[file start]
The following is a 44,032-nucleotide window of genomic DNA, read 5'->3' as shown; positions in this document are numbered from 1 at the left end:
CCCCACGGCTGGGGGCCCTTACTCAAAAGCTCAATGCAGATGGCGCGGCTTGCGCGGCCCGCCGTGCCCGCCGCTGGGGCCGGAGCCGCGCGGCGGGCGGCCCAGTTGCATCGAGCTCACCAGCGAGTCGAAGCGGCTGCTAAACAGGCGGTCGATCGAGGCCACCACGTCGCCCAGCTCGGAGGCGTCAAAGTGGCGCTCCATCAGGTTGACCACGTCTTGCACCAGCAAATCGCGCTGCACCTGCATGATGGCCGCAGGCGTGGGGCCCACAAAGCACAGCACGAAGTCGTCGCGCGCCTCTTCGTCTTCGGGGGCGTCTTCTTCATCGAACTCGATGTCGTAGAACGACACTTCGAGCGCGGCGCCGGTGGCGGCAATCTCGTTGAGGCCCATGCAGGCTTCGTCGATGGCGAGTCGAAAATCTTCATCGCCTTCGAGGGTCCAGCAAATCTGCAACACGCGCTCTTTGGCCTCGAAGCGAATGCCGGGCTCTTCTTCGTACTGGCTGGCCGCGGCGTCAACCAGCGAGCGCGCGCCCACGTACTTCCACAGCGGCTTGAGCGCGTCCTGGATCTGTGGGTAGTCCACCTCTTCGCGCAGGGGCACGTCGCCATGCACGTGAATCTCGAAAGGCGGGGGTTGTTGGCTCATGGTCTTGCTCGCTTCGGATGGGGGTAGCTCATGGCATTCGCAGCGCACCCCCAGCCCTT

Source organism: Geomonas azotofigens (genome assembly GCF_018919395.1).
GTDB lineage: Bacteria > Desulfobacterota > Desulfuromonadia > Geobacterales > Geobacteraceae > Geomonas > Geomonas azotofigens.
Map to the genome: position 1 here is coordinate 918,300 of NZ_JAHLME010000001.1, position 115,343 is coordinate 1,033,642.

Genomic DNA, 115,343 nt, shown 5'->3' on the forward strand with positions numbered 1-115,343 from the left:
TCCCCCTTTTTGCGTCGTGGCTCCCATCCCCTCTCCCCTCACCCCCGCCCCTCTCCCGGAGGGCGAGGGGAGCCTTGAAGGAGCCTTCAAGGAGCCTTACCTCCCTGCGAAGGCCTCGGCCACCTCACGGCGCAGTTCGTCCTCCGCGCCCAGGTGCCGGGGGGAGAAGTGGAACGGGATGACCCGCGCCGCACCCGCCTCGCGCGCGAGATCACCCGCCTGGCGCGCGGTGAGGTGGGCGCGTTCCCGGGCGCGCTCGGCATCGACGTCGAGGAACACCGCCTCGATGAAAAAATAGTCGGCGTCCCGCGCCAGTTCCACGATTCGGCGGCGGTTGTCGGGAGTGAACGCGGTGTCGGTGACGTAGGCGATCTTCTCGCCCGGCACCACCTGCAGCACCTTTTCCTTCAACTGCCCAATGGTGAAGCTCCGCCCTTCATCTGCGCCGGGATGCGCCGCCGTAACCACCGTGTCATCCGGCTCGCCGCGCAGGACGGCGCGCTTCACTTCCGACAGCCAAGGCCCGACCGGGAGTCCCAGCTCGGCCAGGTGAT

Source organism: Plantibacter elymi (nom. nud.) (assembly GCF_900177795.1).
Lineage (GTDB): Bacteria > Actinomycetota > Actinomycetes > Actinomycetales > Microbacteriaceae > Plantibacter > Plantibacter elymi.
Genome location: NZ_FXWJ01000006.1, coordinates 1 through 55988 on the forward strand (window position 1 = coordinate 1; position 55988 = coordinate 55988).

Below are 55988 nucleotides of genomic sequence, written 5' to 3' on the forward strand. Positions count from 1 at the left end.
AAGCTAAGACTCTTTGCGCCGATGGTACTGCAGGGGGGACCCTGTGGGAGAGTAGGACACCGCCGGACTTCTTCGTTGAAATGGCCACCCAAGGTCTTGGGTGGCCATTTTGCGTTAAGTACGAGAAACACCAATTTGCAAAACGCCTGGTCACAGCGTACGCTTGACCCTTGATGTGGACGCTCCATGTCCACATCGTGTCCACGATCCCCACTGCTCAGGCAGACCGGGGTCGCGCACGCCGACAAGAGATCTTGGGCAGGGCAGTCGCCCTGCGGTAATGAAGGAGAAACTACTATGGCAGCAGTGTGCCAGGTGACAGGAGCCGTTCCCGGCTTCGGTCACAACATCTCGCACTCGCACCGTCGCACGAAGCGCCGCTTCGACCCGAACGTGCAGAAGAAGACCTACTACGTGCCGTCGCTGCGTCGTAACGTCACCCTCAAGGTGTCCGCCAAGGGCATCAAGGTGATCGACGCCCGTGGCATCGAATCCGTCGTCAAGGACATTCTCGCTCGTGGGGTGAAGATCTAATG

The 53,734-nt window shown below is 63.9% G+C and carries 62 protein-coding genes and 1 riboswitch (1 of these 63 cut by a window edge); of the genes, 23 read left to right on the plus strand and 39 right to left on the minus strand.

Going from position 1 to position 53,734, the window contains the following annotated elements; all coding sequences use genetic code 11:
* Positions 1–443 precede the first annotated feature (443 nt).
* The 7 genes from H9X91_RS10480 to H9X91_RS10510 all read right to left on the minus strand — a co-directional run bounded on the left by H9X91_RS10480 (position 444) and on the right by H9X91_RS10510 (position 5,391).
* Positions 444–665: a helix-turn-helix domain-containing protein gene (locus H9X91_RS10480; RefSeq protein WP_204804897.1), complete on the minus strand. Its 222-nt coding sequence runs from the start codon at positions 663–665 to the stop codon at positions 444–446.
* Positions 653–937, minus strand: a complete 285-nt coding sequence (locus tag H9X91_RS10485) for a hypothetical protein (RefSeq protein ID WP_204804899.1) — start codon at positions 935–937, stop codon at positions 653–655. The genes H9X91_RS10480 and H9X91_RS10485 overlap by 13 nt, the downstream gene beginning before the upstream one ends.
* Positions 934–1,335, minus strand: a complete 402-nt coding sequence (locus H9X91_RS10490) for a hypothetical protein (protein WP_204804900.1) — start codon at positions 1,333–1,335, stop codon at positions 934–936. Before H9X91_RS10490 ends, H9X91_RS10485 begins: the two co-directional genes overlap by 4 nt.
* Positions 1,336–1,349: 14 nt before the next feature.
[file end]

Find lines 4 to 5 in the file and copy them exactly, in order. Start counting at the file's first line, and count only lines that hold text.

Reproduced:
GTDB lineage: Bacteria > Desulfobacterota > Desulfuromonadia > Geobacterales > Geobacteraceae > Geomonas > Geomonas azotofigens.
Map to the genome: position 1 here is coordinate 918,300 of NZ_JAHLME010000001.1, position 115,343 is coordinate 1,033,642.